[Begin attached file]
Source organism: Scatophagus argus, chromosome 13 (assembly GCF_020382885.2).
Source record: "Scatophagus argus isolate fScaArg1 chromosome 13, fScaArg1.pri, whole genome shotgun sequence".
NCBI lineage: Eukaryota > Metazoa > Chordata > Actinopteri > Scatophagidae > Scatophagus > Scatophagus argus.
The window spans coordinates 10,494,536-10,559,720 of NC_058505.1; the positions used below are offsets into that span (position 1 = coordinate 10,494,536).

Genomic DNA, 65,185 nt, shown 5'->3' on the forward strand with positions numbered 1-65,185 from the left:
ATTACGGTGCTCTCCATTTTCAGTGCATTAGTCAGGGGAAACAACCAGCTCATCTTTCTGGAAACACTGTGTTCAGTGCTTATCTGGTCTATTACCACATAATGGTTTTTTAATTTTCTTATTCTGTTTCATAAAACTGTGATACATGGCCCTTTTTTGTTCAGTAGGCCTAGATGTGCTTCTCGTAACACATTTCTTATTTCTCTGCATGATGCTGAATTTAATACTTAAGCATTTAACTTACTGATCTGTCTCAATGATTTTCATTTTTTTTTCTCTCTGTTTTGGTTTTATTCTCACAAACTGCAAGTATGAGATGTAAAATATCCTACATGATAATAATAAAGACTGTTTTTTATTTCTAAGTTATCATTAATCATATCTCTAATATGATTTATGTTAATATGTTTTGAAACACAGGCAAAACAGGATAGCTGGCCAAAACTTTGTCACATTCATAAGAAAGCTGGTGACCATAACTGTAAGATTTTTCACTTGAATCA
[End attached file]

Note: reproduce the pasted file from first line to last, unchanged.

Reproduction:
Source organism: Scatophagus argus, chromosome 13 (assembly GCF_020382885.2).
Source record: "Scatophagus argus isolate fScaArg1 chromosome 13, fScaArg1.pri, whole genome shotgun sequence".
NCBI lineage: Eukaryota > Metazoa > Chordata > Actinopteri > Scatophagidae > Scatophagus > Scatophagus argus.
The window spans coordinates 10,494,536-10,559,720 of NC_058505.1; the positions used below are offsets into that span (position 1 = coordinate 10,494,536).

Genomic DNA, 65,185 nt, shown 5'->3' on the forward strand with positions numbered 1-65,185 from the left:
ATTACGGTGCTCTCCATTTTCAGTGCATTAGTCAGGGGAAACAACCAGCTCATCTTTCTGGAAACACTGTGTTCAGTGCTTATCTGGTCTATTACCACATAATGGTTTTTTAATTTTCTTATTCTGTTTCATAAAACTGTGATACATGGCCCTTTTTTGTTCAGTAGGCCTAGATGTGCTTCTCGTAACACATTTCTTATTTCTCTGCATGATGCTGAATTTAATACTTAAGCATTTAACTTACTGATCTGTCTCAATGATTTTCATTTTTTTTTCTCTCTGTTTTGGTTTTATTCTCACAAACTGCAAGTATGAGATGTAAAATATCCTACATGATAATAATAAAGACTGTTTTTTATTTCTAAGTTATCATTAATCATATCTCTAATATGATTTATGTTAATATGTTTTGAAACACAGGCAAAACAGGATAGCTGGCCAAAACTTTGTCACATTCATAAGAAAGCTGGTGACCATAACTGTAAGATTTTTCACTTGAATCA